It's 1965 and eighteen year-old Rosie Churchill has run away to the beautiful but run-down Castaway House in the seaside town of Helmstone. But when she uncovers a scandal locked away in the walls of the old house, she soon comes to realise that neither her own troubled past nor that of the house will stay buried for long. . .In 1924 fresh-faced Robert Carver comes to Castaway House to spend a languid summer in the company of his much wealthier cousin, Alec Bray. But the Brays are a damaged family, with damaging secrets. And little does Robert know that his world is about to change for ever.As Rosie begins to learn more about Robert, the further she is drawn into the mysterious history of the house, and their stories, old and new, entwine.
The Mysterious Affair at Castaway House was published by Penguin on 28 August 2014, and is Stephanie Lam's debut novel.
The star of this story is the house. Castaway House sits high above the seaside town of Helmstone, once a place of grandeur and beauty, the setting for wonderful parties, it is now, in 1965, quite run-down. It's shabby exterior hiding the fact that this old family home is now a warren of seedy little flats, inhabited by drifters and loners.
The dual-time narrative of this story works so very well. It is becoming more and more popular to write a novel in this way, and I do particularly enjoy the compare and contrast of different eras. I especially enjoyed it in Castaway House as two of my favourite periods are depicted; the 1920s and the 1960s.
Rosie Churchill comes to live at Castaway House as an escape. She's just eighteen and has fled home and her studies. Sharing a room with two girls and working as a waitress was not in her plans, but things happen, and things change and this is where she's ended up. Rosie is intrigued by a sketched portrait of a man who shares her initials; RC. The mystery deepens when she finds a message carved under the window ledge, also featuring RC. When an old, tramp-like man called Dockie arrives on the doorstep of Castaway House, Rosie feels compelled to help him out, and as Dockie spends more time at the house, his memory returns and the mystery of RC gradually emerges.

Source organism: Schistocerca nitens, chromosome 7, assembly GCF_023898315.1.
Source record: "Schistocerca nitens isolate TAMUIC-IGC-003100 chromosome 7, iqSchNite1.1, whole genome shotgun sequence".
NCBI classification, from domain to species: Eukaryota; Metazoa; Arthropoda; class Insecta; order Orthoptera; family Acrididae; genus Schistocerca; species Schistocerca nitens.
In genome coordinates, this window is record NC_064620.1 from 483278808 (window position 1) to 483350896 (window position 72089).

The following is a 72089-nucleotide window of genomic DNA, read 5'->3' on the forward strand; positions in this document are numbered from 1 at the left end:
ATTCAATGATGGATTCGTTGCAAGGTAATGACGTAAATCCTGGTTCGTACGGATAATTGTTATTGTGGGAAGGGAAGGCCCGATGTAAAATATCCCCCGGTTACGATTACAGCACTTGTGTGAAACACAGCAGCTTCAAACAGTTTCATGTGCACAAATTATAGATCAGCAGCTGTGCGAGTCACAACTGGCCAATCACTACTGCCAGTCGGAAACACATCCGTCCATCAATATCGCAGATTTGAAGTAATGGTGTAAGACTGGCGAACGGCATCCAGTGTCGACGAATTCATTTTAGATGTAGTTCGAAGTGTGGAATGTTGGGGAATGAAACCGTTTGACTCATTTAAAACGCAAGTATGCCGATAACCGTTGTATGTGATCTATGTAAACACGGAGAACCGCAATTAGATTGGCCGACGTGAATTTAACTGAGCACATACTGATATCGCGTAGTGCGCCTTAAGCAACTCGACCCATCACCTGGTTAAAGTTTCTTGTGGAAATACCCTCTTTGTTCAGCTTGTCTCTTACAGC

Alternate chapters transport the reader back to the early 1920s, when Castaway House was inhabited by wealthy Alec Bray and his beautiful, if very aloof wife Clara. Robert Carver arrives to spend the summer with his rich relations, and finds himself smack bang in the middle of a warring couple on the brink of financial ruin. As Robert's summer progresses, so too does his story, the story that is linked back to that sketch and carving found by 1960s Rosie.
Stephanie Lam has created a house with its own huge character, the plot evolves around it, ably assisted by a cast of characters who are beautifully crafted and very realistic. Some of them are sad, some are damaged, but all of them are well rounded and vibrant. The story skips with ease from the dreary, down-at-heel house of the 60s back to the busy and elegant abode of the 20s, and the author drops hints and adds links subtly throughout the process.
Crimes of passion, hints of horror - there are a couple of quite spine-chilling scenes that had me holding my breath in anticipation. The Mysterious Affair of Castaway House is a elegantly written debut by an author to watch out for.
My thanks to Katie from Penguin who sent my copy for review.
She now lives in Brighton, close to the sea.
The Mysterious Affair at Castaway House is her first novel.